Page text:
* Center for Women in Transition: providing mentoring and support services to non-violent female offenders and their children
* Bill Christman: artist and owner of Joe’s Cafe
* The Dock Ellis Band: purveyors of classic country music
* Marti Frumhoff (posthumous): real estate agent, urban activist, and founder of the St. Louis Rehabber’s Club
* Great Rivers Environmental Law Center: providing public interest legal services to individuals and organizations working to protect and preserve Missouri’s environment
* Bernie Hayes: author, professor, radio vet and all-around great guy
* Local Harvest Grocery: South City’s hip new spot to shop and nosh
* Lyndsey Scott: artist and community activist
* Dana Smith: artist, found online at www.asbestossister.com
* Jay Swoboda: project manager of EcoUrban Homes, committed to health and sustainable construction
* Josh Weinstein: jazz advocate and host of KDHX’s “All Soul, No Borders”
* And a Mystery Winner!
Don’t miss the fun. We are keeping introductions shorter this year. For more information on the event and a list of past winners, see 52ndCity.com for details.
For the second year in a row, I’m lucky enough to be filling in for the inimitable Doug Morgan on his Thursday afternoon staple, “The Underworld.” Next week, from 2-4 p.m, I’ll reprise last year’s concept of playing STL rock from the 1980s and ’90s, a T-day musical treat for the 30- and 40-somethings in the listening audience.
Expect Judge Nothing, the Nukes, Sinister Dane.
Fragile Porcelain Mice, the Urge, the Finns.
The Bishops, Enormous Richard, Something Brothers.
Ultraman, Nov. 9th, Treeweasels.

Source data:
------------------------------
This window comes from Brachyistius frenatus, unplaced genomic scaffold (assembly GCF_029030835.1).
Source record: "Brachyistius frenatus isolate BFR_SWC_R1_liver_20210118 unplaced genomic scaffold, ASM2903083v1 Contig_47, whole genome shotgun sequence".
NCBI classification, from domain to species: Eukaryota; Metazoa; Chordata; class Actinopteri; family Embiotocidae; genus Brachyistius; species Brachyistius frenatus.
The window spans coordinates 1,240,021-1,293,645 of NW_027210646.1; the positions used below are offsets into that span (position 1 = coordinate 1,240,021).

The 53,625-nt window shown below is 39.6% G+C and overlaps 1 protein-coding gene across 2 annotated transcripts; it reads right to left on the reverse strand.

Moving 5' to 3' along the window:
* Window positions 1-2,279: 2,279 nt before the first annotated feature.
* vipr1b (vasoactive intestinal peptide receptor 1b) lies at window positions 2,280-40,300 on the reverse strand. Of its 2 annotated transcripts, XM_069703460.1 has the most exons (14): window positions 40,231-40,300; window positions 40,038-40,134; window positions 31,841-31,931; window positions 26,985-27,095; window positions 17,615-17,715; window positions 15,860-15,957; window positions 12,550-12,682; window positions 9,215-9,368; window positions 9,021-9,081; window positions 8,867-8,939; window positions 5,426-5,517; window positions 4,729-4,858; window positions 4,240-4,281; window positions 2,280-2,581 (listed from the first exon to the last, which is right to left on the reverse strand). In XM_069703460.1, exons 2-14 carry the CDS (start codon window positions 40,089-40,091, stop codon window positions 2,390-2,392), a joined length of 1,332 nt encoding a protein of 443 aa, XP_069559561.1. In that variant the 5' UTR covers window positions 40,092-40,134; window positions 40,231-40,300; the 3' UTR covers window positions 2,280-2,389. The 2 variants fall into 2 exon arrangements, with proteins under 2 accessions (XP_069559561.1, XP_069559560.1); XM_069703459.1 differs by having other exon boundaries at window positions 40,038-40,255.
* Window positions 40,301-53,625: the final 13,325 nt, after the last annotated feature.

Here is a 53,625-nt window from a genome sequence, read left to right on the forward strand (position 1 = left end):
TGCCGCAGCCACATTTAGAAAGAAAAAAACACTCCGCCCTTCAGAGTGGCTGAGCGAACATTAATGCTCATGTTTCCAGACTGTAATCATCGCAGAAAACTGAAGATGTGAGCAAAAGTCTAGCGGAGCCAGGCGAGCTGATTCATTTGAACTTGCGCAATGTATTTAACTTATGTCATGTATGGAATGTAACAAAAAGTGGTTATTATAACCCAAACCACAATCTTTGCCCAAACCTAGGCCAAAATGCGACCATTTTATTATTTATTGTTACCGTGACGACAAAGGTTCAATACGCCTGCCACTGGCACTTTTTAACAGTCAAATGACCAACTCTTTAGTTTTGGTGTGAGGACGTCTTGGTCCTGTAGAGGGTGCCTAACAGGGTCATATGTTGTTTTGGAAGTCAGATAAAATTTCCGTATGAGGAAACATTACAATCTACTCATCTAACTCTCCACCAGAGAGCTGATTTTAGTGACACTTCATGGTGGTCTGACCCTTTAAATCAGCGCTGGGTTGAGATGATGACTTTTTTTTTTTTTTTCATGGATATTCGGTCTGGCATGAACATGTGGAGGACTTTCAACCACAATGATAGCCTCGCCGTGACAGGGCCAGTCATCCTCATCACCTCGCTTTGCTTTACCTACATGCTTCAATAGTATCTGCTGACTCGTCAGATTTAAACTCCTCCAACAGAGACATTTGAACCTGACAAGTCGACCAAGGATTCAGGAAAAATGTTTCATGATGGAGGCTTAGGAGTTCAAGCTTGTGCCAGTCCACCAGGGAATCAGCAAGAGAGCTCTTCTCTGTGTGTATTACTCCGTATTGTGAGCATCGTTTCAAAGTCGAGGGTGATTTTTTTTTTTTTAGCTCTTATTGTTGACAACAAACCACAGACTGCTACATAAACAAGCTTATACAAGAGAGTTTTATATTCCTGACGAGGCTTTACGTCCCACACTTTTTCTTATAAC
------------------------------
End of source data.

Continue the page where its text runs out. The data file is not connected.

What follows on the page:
Load up dem requests.
What fun. Whee.
After time apart, I have reconciled with cable. Got a good deal, what can I say?
I am currently watching “The Addams Family.” Which I don’t even like.
Please don’t write, don’t call, don’t invite me, don’t bother. It’s all over.
Spotting a few of my soccer players, I assign them a simple task: signing some extra soccer balls, which’ll be forwarded to kids in an Iraqi village.
While waiting, more than a bit impatiently, one of them begins to move in a way that I’ve never quite seen before.
“Brian, what are you doing?”
“Can I get a shot of that?”
“Aw, me? No way!”
“C’mon. One snap.”
Come out to SLIFF. Say “hello.” Buy a ticket. Watch a movie.
Tonight: Webster University for Aaron Mathews’ “The Paper,” plus a panel discussion.
Saturday: Webster University for “Tuya’s Wedding,” then off to Plaza Frontenac for two screens of SLIFF action.
Sunday: COCA for “On Each Side,” “Another Man’s Garden” and “Fine Dead Girls.”
At one point, I worked in a true cubicle farm. But it’s been some time since I’ve known the joys of three-sided walls and flo lighting.
If someone out there has access to a McCorporation office space and can get me access for about 60-75 minutes of photography, it’d be hugely appreciated. Since I’m asking for things, the closer to the city limits, the better, for transportation’s sake.
Rap at me here: thomas @ 52ndcity.com.
Happy Nov. 9th!
Two suggested options for today, people.
1. As noted in past entries, I’m in the temporary employ of Cinema St. Louis, working as the volunteer coordinator of the 16th annual SLIFF. It began with a really enjoyable showing of “Honeydripper” last night, followed by a Q/A with director John Sayles and producer Maggie Renzi. Today, though, the fest starts in earnest. Today, I’ll be positioned at one of my favorite local shopping destinations, Plaza Frontenac, home to a fine art house theater. The run today: 2:30, Global Lens Shorts; 4:30, The Collector; 7:00, Getting Home; 9:30, The Melon Route. If by, say “hello.”
2. Plotting how I can make a quick jaunt to Hoffman LaChance Contemporary in Maplewood, where the Poetry Scores CD “Go South for Animal Index” will be released. The CD is centered on a long-form of the same name, written by my 52nd City cohort, STL Magazine editor and neighbor Stefene Russell. She’ll be on-hand, as will the musicians that set her words to music. Rounding out the night is an art invitational, with proceeds from the work going to support the mission of Poetry Scores.